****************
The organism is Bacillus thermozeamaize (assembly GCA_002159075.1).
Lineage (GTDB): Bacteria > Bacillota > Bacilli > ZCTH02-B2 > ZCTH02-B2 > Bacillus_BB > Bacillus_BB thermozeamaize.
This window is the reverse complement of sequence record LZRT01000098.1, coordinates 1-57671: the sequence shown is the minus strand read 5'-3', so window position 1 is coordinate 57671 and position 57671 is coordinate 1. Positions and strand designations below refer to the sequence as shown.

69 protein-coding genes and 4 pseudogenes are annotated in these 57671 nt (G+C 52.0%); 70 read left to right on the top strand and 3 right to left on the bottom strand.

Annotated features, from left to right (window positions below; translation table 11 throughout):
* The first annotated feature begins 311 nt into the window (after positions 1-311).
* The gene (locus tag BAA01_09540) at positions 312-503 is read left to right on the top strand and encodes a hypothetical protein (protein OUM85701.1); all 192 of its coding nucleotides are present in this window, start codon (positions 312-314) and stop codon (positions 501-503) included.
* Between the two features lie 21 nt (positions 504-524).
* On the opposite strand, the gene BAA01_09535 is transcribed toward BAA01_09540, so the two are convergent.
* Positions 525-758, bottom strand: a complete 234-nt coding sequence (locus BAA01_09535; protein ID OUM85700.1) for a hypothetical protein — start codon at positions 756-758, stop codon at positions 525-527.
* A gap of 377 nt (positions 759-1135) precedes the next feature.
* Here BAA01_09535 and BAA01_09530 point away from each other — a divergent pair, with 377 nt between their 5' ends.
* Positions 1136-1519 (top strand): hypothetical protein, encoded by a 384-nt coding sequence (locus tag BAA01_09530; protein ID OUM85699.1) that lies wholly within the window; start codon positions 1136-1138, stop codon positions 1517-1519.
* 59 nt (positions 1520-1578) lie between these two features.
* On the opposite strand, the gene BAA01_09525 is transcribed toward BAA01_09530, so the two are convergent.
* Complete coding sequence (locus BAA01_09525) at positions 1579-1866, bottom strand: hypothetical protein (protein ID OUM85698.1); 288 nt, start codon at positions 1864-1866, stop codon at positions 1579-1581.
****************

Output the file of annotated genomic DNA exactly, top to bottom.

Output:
The organism is Bacillus thermozeamaize (assembly GCA_002159075.1).
Lineage (GTDB): Bacteria > Bacillota > Bacilli > ZCTH02-B2 > ZCTH02-B2 > Bacillus_BB > Bacillus_BB thermozeamaize.
This window is the reverse complement of sequence record LZRT01000098.1, coordinates 1-57671: the sequence shown is the minus strand read 5'-3', so window position 1 is coordinate 57671 and position 57671 is coordinate 1. Positions and strand designations below refer to the sequence as shown.

69 protein-coding genes and 4 pseudogenes are annotated in these 57671 nt (G+C 52.0%); 70 read left to right on the top strand and 3 right to left on the bottom strand.

Annotated features, from left to right (window positions below; translation table 11 throughout):
* The first annotated feature begins 311 nt into the window (after positions 1-311).
* The gene (locus tag BAA01_09540) at positions 312-503 is read left to right on the top strand and encodes a hypothetical protein (protein OUM85701.1); all 192 of its coding nucleotides are present in this window, start codon (positions 312-314) and stop codon (positions 501-503) included.
* Between the two features lie 21 nt (positions 504-524).
* On the opposite strand, the gene BAA01_09535 is transcribed toward BAA01_09540, so the two are convergent.
* Positions 525-758, bottom strand: a complete 234-nt coding sequence (locus BAA01_09535; protein ID OUM85700.1) for a hypothetical protein — start codon at positions 756-758, stop codon at positions 525-527.
* A gap of 377 nt (positions 759-1135) precedes the next feature.
* Here BAA01_09535 and BAA01_09530 point away from each other — a divergent pair, with 377 nt between their 5' ends.
* Positions 1136-1519 (top strand): hypothetical protein, encoded by a 384-nt coding sequence (locus tag BAA01_09530; protein ID OUM85699.1) that lies wholly within the window; start codon positions 1136-1138, stop codon positions 1517-1519.
* 59 nt (positions 1520-1578) lie between these two features.
* On the opposite strand, the gene BAA01_09525 is transcribed toward BAA01_09530, so the two are convergent.
* Complete coding sequence (locus BAA01_09525) at positions 1579-1866, bottom strand: hypothetical protein (protein ID OUM85698.1); 288 nt, start codon at positions 1864-1866, stop codon at positions 1579-1581.